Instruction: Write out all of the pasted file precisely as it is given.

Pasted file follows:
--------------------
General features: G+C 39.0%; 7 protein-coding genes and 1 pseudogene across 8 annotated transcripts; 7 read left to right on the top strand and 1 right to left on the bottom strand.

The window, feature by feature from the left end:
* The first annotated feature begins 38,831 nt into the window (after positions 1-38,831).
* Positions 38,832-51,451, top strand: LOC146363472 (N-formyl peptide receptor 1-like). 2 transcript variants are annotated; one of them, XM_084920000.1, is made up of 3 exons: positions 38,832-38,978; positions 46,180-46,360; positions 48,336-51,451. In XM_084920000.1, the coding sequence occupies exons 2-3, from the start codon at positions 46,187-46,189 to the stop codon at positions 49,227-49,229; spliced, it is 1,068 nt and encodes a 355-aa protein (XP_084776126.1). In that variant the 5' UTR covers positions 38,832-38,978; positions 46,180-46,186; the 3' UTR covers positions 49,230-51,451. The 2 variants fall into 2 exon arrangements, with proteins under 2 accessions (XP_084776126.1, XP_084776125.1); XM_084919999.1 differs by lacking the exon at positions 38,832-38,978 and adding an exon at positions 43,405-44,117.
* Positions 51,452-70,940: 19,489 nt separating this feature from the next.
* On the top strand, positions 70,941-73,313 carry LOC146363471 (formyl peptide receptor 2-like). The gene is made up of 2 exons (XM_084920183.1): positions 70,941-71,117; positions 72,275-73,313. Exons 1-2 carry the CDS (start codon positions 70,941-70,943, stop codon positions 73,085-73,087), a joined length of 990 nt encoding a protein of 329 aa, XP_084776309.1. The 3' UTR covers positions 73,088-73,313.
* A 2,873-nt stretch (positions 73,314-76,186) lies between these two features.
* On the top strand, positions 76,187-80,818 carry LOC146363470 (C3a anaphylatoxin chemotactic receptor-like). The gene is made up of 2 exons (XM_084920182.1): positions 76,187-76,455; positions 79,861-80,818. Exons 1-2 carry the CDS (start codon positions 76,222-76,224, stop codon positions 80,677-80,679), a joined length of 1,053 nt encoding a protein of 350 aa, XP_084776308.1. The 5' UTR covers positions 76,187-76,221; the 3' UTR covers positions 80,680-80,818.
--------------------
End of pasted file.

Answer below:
General features: G+C 39.0%; 7 protein-coding genes and 1 pseudogene across 8 annotated transcripts; 7 read left to right on the top strand and 1 right to left on the bottom strand.

The window, feature by feature from the left end:
* The first annotated feature begins 38,831 nt into the window (after positions 1-38,831).
* Positions 38,832-51,451, top strand: LOC146363472 (N-formyl peptide receptor 1-like). 2 transcript variants are annotated; one of them, XM_084920000.1, is made up of 3 exons: positions 38,832-38,978; positions 46,180-46,360; positions 48,336-51,451. In XM_084920000.1, the coding sequence occupies exons 2-3, from the start codon at positions 46,187-46,189 to the stop codon at positions 49,227-49,229; spliced, it is 1,068 nt and encodes a 355-aa protein (XP_084776126.1). In that variant the 5' UTR covers positions 38,832-38,978; positions 46,180-46,186; the 3' UTR covers positions 49,230-51,451. The 2 variants fall into 2 exon arrangements, with proteins under 2 accessions (XP_084776126.1, XP_084776125.1); XM_084919999.1 differs by lacking the exon at positions 38,832-38,978 and adding an exon at positions 43,405-44,117.
* Positions 51,452-70,940: 19,489 nt separating this feature from the next.
* On the top strand, positions 70,941-73,313 carry LOC146363471 (formyl peptide receptor 2-like). The gene is made up of 2 exons (XM_084920183.1): positions 70,941-71,117; positions 72,275-73,313. Exons 1-2 carry the CDS (start codon positions 70,941-70,943, stop codon positions 73,085-73,087), a joined length of 990 nt encoding a protein of 329 aa, XP_084776309.1. The 3' UTR covers positions 73,088-73,313.
* A 2,873-nt stretch (positions 73,314-76,186) lies between these two features.
* On the top strand, positions 76,187-80,818 carry LOC146363470 (C3a anaphylatoxin chemotactic receptor-like). The gene is made up of 2 exons (XM_084920182.1): positions 76,187-76,455; positions 79,861-80,818. Exons 1-2 carry the CDS (start codon positions 76,222-76,224, stop codon positions 80,677-80,679), a joined length of 1,053 nt encoding a protein of 350 aa, XP_084776308.1. The 5' UTR covers positions 76,187-76,221; the 3' UTR covers positions 80,680-80,818.